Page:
These solutions are all attainable, but they will only be implemented if we all work together to prioritize them, both by way of our words and our actions. Join me and walk with students from the Providence Student Union on February 24 at 6:30 am to help bring attention to this issue.

I am running for Mayor because our children should not have to walk an hour in the cold just to get to school and because I know an investment in education is an investment in health, safety, and happiness.

I believe we are One Providence and that when part of our community suffers, we all suffer, and we all have shared responsibility for that suffering.

To learn more about the importance of transportation for students, or to tell me what #OneProvidence means to you, visit facebook.com/JorgeElorzaForMayor and connect with me on Twitter at @ElorzaForMayor."


Related Slideshow: 10 Questions Taveras Has to Answer When Running for Gov of RI

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#10 Fundraising

Can Taveras Keep Up with the Big Boys and Girls in Fundraising?

In America today, one issue that is a factor in nearly every election is fundraising. To date, Taveras has yet to demonstrate any consistent ability to keep up with the leading fundraisers in RI.

Taveras will have to compete with General Treasuer Gina Raimondo, who has $2 plus million on hand and a likely run from Clay Pell (grandson of US Senator Claiborne Pell and whose wife is Olympic skater Michelle Kwan).

Raimondo is on pace to raise $5m and Taveras presently has just $692,000 on hand and would be on pace to raise less than $2 mliion. 

Pell's family has access to nearly limitless dollars - back in the 1990's Pell's grandfather was ranked as one of the wealthiest members of Congress.

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#9 Curse

Can Taveras Break the Providence Mayor's Curse?

For more than 60 years, no Providence Mayor has been successful running for Governor of Rhode Island. You have to go back to the 1950 election when Dennis Roberts was elected Governor.

Since Roberts, a number of Providence Mayors have taken their shot at running for Governor and each has failed mightily.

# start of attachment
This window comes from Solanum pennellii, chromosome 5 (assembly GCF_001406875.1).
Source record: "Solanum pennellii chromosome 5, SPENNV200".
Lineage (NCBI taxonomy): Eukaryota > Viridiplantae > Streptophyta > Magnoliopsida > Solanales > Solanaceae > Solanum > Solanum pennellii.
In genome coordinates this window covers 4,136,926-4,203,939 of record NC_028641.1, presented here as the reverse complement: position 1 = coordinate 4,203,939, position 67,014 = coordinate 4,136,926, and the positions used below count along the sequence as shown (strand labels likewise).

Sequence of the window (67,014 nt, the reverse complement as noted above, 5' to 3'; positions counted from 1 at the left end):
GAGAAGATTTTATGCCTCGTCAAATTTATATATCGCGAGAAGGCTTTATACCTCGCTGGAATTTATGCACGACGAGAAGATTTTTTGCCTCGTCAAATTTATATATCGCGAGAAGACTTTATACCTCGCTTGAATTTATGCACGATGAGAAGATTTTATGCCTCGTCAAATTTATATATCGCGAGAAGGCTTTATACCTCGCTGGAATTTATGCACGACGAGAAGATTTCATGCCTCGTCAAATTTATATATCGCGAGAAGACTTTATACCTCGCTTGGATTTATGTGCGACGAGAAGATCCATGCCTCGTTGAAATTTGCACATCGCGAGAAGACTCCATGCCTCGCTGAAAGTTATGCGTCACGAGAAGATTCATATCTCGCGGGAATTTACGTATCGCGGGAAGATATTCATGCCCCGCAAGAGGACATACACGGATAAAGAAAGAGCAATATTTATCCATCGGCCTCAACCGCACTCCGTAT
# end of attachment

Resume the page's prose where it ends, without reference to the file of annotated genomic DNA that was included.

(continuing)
Most notably, Buddy Cianci's run against J. Joseph Garrahy - Cianci got less than 30% of the statewide vote.

Joe Paolino was expected to win the Democratic primary in 1990, but was beaten badly by Bruce Sundlun and then Warwick Mayor Frank Flaherty.

Sundlun went on to win the general election and Flaherty was later named to the state Supreme Court.

Taveras will have to break a very long curse.

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#8 Hire or Fire

Can Teachers Trust Taveras - and Will Voters Trust His Relationship with the Teachers Unions?

In the midst of the city's political meltdown, Taveras just into his first few months in office fired all the teachers in Providence.

Taveras received strong public support, but within months he capitulated to pressure from the teachers' unions.

Three years later, he is emerging as the candidate of the teachers' union leadership. Will teachers trust him in a statewide race and will voters trust him if he is perceived as too close to union bosses?

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#7 Hispanics

Will Hispanics Vote as a Block in the Primary for Taveras? Are They Influential Enough in the General?

Conventional wisdom is that Angel Taveras will get a big boost from the Hispanic voting block in the primary, but more recently Council members Luis Aponte, Danian Sanchez and Sabina Matos have all openly battled with the mayor on his tax increases and efforts to close pools in low income wards around the city.

While Taveras can rebound and the impact may be large in the primary, the percentage of voters who are Hispanic in the general election is just 7% according to Pew Research:

  • Rhode Island’s population is 12% Hispanic, the 13th largest Hispanic population share nationally.
  • There are 54,000 Hispanic eligible voters in Rhode Island—which ranks 35th in Hispanic eligible voter population nationally. California ranks first with 5.9 million.
  • Some 7% of Rhode Island eligible voters are Hispanic, the 13th largest Hispanic eligible voter population share nationally. New Mexico ranks first with 39%.
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#6 Temperament

Can Taveras Handle the Campaign Pressure and the Office Pressure of Governor?